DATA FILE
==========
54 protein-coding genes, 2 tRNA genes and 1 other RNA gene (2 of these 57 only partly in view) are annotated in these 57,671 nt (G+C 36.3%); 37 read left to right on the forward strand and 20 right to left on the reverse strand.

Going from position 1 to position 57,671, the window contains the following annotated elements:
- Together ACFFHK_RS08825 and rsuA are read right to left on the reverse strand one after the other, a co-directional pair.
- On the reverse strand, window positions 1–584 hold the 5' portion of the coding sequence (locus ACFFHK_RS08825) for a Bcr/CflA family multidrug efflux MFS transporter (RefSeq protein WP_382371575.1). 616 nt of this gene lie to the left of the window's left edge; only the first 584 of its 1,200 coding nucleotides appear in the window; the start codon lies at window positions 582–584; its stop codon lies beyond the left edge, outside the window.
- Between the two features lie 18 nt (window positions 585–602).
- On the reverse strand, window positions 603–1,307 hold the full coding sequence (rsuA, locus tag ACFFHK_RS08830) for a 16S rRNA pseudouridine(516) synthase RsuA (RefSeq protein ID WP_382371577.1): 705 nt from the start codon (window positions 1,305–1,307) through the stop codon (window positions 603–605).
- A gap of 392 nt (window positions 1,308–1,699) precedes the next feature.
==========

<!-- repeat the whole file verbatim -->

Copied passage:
54 protein-coding genes, 2 tRNA genes and 1 other RNA gene (2 of these 57 only partly in view) are annotated in these 57,671 nt (G+C 36.3%); 37 read left to right on the forward strand and 20 right to left on the reverse strand.

Going from position 1 to position 57,671, the window contains the following annotated elements:
- Together ACFFHK_RS08825 and rsuA are read right to left on the reverse strand one after the other, a co-directional pair.
- On the reverse strand, window positions 1–584 hold the 5' portion of the coding sequence (locus ACFFHK_RS08825) for a Bcr/CflA family multidrug efflux MFS transporter (RefSeq protein WP_382371575.1). 616 nt of this gene lie to the left of the window's left edge; only the first 584 of its 1,200 coding nucleotides appear in the window; the start codon lies at window positions 582–584; its stop codon lies beyond the left edge, outside the window.
- Between the two features lie 18 nt (window positions 585–602).
- On the reverse strand, window positions 603–1,307 hold the full coding sequence (rsuA, locus tag ACFFHK_RS08830) for a 16S rRNA pseudouridine(516) synthase RsuA (RefSeq protein ID WP_382371577.1): 705 nt from the start codon (window positions 1,305–1,307) through the stop codon (window positions 603–605).
- A gap of 392 nt (window positions 1,308–1,699) precedes the next feature.